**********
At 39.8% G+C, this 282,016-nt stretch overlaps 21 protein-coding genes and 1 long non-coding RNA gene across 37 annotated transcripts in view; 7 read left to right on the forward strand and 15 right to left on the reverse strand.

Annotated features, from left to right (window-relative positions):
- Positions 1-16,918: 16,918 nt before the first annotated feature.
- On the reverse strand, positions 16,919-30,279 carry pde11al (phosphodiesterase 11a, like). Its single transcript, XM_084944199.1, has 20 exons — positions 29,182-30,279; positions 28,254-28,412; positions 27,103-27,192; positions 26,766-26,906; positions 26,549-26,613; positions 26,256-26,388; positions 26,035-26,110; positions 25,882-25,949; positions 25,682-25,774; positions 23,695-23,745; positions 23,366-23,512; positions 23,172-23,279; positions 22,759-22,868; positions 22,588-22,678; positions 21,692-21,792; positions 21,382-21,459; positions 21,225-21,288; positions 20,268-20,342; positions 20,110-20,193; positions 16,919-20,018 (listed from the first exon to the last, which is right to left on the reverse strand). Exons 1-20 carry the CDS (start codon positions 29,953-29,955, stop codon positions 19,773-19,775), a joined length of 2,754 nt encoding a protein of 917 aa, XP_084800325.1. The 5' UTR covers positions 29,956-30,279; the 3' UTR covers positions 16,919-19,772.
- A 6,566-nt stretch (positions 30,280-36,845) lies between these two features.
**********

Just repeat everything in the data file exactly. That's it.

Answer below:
At 39.8% G+C, this 282,016-nt stretch overlaps 21 protein-coding genes and 1 long non-coding RNA gene across 37 annotated transcripts in view; 7 read left to right on the forward strand and 15 right to left on the reverse strand.

Annotated features, from left to right (window-relative positions):
- Positions 1-16,918: 16,918 nt before the first annotated feature.
- On the reverse strand, positions 16,919-30,279 carry pde11al (phosphodiesterase 11a, like). Its single transcript, XM_084944199.1, has 20 exons — positions 29,182-30,279; positions 28,254-28,412; positions 27,103-27,192; positions 26,766-26,906; positions 26,549-26,613; positions 26,256-26,388; positions 26,035-26,110; positions 25,882-25,949; positions 25,682-25,774; positions 23,695-23,745; positions 23,366-23,512; positions 23,172-23,279; positions 22,759-22,868; positions 22,588-22,678; positions 21,692-21,792; positions 21,382-21,459; positions 21,225-21,288; positions 20,268-20,342; positions 20,110-20,193; positions 16,919-20,018 (listed from the first exon to the last, which is right to left on the reverse strand). Exons 1-20 carry the CDS (start codon positions 29,953-29,955, stop codon positions 19,773-19,775), a joined length of 2,754 nt encoding a protein of 917 aa, XP_084800325.1. The 5' UTR covers positions 29,956-30,279; the 3' UTR covers positions 16,919-19,772.
- A 6,566-nt stretch (positions 30,280-36,845) lies between these two features.